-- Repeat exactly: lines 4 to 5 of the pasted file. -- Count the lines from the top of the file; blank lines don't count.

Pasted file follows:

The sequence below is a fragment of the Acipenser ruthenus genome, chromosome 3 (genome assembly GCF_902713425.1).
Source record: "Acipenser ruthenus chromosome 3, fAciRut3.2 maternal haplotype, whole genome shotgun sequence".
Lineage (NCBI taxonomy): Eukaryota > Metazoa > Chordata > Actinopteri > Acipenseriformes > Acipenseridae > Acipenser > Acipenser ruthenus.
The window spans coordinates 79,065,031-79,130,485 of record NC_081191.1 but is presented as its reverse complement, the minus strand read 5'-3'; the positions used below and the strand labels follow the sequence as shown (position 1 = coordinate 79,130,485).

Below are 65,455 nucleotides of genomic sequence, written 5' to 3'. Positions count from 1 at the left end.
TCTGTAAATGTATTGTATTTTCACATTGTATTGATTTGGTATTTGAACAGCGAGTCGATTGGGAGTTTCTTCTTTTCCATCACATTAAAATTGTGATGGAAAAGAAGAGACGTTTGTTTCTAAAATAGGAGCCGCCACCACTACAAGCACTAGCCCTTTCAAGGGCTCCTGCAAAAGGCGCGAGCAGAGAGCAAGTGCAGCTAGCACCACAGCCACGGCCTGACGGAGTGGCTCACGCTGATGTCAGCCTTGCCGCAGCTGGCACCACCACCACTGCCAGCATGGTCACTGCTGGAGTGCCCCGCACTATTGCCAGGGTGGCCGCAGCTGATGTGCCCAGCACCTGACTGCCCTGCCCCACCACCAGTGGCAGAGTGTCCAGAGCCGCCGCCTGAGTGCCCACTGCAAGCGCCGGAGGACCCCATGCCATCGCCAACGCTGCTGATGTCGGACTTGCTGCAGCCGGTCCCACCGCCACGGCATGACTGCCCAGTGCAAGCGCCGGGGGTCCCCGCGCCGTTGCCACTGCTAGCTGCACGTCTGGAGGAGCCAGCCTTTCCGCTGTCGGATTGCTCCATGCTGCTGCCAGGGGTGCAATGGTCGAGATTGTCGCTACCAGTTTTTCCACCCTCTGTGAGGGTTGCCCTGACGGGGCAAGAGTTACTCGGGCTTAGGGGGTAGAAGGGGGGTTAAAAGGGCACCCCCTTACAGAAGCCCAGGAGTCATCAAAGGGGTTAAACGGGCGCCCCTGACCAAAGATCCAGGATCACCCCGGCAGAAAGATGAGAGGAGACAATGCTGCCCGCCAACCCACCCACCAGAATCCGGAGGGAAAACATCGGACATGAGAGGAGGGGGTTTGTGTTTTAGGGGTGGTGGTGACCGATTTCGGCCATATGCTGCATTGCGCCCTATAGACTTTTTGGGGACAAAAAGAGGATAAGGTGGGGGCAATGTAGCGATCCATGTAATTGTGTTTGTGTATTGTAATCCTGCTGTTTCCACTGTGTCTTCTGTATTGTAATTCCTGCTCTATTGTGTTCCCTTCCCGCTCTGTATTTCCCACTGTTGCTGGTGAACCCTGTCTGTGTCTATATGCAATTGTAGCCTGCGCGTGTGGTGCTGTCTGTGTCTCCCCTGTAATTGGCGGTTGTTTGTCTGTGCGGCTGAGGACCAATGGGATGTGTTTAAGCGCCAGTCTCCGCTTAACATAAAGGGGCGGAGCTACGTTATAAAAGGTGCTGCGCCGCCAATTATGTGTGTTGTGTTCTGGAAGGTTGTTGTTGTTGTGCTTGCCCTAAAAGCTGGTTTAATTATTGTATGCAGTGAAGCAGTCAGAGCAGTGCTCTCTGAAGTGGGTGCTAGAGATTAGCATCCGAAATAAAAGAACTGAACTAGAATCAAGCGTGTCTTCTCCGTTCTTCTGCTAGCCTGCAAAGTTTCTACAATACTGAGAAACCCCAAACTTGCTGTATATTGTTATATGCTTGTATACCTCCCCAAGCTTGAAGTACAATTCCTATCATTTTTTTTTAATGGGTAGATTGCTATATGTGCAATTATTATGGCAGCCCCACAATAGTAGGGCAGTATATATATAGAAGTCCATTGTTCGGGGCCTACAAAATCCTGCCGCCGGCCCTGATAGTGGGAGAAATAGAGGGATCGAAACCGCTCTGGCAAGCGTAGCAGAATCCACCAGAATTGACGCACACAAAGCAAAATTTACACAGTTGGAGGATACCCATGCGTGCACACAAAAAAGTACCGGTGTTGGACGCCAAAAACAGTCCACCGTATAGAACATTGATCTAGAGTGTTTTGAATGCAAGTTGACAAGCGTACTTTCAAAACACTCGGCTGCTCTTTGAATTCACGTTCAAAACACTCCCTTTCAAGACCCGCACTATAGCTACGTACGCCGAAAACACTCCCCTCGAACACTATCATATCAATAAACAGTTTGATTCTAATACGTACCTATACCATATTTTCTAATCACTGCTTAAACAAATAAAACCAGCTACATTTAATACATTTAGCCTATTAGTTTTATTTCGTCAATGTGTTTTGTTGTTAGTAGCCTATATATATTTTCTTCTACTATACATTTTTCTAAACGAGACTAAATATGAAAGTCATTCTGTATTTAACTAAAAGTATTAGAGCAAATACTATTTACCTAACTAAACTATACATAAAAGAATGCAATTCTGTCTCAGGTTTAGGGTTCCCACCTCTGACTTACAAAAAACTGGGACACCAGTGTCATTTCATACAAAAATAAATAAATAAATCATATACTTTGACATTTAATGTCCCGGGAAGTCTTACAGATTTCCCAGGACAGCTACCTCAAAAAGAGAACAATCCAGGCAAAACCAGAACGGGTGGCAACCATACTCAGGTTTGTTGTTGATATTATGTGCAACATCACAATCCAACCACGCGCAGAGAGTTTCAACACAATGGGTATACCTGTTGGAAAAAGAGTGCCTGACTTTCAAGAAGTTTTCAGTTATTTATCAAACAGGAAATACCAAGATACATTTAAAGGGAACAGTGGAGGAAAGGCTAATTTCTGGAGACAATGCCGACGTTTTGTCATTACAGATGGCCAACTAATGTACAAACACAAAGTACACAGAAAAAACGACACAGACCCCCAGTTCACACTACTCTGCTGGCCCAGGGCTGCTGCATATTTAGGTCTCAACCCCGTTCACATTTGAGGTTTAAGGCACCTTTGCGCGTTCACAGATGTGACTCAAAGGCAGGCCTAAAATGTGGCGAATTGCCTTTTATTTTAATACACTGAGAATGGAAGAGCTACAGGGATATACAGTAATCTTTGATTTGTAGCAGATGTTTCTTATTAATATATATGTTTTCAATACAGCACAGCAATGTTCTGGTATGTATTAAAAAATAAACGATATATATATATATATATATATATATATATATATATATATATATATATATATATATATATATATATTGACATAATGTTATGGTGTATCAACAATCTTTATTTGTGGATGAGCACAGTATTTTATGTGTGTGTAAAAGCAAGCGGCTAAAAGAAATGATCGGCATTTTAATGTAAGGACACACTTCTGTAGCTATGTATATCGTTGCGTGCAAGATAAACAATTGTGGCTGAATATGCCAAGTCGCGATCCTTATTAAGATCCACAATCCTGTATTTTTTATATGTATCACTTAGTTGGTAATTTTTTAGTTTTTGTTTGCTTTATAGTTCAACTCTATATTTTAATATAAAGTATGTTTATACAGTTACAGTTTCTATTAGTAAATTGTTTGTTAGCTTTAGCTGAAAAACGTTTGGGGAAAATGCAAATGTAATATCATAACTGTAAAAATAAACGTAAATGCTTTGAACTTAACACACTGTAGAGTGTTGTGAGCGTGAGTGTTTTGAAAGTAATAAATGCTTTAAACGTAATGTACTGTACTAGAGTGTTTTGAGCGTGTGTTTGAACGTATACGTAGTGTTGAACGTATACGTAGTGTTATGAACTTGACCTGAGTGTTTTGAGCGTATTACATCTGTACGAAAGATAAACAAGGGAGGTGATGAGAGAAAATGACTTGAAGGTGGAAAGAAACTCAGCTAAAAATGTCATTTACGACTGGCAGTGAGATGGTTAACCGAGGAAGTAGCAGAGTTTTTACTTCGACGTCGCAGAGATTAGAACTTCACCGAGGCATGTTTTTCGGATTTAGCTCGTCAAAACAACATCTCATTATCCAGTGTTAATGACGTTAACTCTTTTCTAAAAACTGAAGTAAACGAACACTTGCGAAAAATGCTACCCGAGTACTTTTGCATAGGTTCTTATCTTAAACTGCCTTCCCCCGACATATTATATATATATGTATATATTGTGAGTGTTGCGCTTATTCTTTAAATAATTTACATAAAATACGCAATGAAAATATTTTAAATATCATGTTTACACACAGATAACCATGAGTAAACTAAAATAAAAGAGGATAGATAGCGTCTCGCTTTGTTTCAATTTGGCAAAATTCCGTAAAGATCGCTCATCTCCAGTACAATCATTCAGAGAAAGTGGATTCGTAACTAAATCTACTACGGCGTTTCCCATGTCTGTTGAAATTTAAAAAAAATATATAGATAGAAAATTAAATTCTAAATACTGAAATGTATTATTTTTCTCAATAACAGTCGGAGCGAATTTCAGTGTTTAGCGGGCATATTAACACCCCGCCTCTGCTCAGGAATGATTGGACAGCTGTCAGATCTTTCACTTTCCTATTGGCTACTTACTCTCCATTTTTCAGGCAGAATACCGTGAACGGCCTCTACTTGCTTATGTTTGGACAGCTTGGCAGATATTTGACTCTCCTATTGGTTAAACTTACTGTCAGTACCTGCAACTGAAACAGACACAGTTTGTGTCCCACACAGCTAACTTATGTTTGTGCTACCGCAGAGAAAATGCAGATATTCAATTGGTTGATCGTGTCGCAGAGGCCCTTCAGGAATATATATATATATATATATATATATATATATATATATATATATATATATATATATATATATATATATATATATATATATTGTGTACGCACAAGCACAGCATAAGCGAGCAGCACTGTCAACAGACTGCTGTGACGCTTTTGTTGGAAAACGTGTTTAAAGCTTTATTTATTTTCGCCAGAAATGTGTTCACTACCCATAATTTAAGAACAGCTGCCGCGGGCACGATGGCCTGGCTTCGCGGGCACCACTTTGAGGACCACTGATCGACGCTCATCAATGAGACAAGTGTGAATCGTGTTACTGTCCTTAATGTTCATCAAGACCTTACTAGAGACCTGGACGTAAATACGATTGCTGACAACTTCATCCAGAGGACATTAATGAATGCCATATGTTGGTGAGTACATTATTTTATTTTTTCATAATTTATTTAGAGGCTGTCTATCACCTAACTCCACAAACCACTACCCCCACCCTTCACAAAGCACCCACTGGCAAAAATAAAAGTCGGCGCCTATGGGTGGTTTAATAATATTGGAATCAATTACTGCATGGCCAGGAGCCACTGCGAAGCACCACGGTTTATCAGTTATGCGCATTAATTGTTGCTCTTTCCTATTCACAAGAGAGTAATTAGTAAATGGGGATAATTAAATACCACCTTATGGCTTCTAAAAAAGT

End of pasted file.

The window spans coordinates 79,065,031-79,130,485 of record NC_081191.1 but is presented as its reverse complement, the minus strand read 5'-3'; the positions used below and the strand labels follow the sequence as shown (position 1 = coordinate 79,130,485).

Below are 65,455 nucleotides of genomic sequence, written 5' to 3'. Positions count from 1 at the left end.